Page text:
Development of Hand Grip in Children
You might notice your toddler doesn’t hold a pencil properly, and his hand grip looks more like he’s grabbing a drumstick than a writing utensil. It’s natural for children to go through stages of hand grips before reaching a mature pencil grip. A combination of fine and gross motor skills are hard at work to bring about these changes.
From ages 1 to 2, young children tend to hold pencils, crayons or other utensils with their entire fist. The pinky will be closest to the table and the thumb will be pointed up. Since you’re young child has probably mastered crawling by this point but doesn’t quite yet have the steadiness needed for smaller movements, your child will move his arm from his shoulder while holding a utensil in fisted grasp. This behavior is an example of how your child’s gross motor skills affect his fine motor abilities.
The next stage of hand grip development is the palmar grasp, which you will see around ages 2 and 3. It looks a bit opposite of the fisted grasp, as your child’s thumb will point down and the pinky will be up and off to the side. Your child’s elbow will also stick out to the side. As your toddler is able to do more coordinated movements with his arm, such as throw a ball, you will also notice he moves his arm and shoulder muscles to draw or color.
Five-Finger Pencil Grip
By age 4, most children start using a five-finger pencil grip, which is an immature grip. All five fingers are engaged in this grip, as your child uses four fingers to push a utensil against his thumb. The wrist is held off the table, and your preschooler will use smaller wrist movements as opposed to the bigger arm movements he used before. You might also observe your child during this stage develop hand dominance; your child will prefer to color with one hand while using the non-dominant hand as a stabilizer, such as holding the paper steady.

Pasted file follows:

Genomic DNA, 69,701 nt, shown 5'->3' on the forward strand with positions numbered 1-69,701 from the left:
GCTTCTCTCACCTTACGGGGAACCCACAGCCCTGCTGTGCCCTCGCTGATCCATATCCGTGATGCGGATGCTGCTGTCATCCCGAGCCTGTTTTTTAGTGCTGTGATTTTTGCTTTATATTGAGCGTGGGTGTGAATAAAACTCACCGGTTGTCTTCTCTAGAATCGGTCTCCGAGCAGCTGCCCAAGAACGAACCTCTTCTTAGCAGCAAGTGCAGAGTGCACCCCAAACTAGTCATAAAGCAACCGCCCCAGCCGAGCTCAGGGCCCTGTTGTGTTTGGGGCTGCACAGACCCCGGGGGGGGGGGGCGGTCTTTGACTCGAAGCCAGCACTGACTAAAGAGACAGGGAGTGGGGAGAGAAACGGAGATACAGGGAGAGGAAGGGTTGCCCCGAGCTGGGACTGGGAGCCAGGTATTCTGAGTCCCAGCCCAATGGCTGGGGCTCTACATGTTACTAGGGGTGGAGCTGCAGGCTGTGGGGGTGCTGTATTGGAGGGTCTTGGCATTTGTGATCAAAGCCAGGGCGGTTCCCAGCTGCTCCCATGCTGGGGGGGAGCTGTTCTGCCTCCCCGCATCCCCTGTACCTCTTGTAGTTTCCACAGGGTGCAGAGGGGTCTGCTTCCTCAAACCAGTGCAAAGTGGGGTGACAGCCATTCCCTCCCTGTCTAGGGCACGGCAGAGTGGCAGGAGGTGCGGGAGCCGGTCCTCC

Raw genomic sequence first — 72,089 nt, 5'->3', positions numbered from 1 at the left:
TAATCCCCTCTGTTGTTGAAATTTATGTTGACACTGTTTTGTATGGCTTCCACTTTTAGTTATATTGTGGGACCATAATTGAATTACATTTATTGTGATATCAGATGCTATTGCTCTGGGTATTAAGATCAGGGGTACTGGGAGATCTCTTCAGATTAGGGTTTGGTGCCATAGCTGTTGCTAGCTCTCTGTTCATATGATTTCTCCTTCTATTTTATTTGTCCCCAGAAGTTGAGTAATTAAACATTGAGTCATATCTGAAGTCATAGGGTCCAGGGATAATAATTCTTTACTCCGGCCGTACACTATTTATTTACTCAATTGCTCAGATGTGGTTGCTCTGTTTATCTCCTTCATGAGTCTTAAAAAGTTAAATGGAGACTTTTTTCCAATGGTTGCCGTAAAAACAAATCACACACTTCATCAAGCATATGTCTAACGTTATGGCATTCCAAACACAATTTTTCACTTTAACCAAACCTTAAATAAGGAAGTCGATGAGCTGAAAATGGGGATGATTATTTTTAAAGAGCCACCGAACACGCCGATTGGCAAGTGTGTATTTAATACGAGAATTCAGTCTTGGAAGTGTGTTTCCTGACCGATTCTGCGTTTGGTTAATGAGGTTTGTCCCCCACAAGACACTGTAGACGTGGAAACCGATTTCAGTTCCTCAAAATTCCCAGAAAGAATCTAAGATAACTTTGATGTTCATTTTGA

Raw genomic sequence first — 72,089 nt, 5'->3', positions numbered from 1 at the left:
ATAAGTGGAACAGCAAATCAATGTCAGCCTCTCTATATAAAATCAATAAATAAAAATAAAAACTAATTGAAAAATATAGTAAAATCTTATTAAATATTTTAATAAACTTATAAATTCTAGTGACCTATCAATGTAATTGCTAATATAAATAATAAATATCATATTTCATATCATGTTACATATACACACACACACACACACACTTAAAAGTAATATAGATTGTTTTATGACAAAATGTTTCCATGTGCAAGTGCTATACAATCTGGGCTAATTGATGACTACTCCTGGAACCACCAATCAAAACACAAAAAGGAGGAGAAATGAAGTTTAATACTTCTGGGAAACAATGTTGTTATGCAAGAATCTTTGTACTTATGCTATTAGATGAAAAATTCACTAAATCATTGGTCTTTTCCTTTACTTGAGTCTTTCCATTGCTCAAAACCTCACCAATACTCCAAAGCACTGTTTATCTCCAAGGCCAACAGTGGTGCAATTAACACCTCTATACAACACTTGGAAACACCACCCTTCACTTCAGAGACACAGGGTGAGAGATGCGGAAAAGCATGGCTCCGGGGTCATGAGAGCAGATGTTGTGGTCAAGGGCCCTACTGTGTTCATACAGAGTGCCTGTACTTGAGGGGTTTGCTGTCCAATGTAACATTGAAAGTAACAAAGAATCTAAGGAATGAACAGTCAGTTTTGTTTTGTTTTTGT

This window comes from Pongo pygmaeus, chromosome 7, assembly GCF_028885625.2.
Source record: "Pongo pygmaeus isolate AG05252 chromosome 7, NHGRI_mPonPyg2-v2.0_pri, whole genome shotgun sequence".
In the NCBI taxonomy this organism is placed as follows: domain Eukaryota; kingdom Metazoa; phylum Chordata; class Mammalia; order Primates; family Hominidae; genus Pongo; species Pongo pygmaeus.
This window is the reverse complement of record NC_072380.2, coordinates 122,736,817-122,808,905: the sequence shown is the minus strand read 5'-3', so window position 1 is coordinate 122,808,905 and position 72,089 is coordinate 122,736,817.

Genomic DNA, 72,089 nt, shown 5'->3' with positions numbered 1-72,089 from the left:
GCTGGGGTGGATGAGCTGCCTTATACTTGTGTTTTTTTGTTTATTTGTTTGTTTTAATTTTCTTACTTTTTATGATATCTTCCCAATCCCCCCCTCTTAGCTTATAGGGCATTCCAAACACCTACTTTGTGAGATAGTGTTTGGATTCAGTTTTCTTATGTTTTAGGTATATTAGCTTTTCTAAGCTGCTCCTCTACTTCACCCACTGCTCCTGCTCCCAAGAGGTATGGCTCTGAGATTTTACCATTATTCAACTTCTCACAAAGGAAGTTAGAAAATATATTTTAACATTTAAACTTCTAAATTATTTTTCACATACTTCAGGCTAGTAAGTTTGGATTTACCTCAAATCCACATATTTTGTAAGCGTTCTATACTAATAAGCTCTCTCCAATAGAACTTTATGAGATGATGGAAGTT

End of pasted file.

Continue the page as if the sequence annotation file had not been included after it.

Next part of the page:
Three-Finger Pencil Grip
Most children reach a mature three-finger grip by age 5 or 6. In this hand grip, a utensil is held between thumb, index and middle fingers. Your child might have tense fingers at first and continue to use wrist movements as he did with the five-finger grip, but he will eventually gain more fine motor control and will start to use finger movements to make shapes and letters.
The website OT Mom Learning Activities suggests not forcing your child to use a mature hand grip too early; as your child gains better gross motor skills, the fine motor skills will follow 1. You might also notice your child switching between grips, which is a sign that your child’s shoulder and arm muscles are still developing and building endurance. Gross motor games like climbing, pushing or tossing a ball will help build these muscles. The steadier your child’s shoulder and arm muscles, the more he will stay with a particular grip. SchoolSparks.com also recommends modeling proper grip, using golf pencils instead of regular ones, and serving finger foods to develop your child’s pincer grasp. Writing on a vertical surface also helps strengthen arm and wrist muscles needed for proper hand grip.
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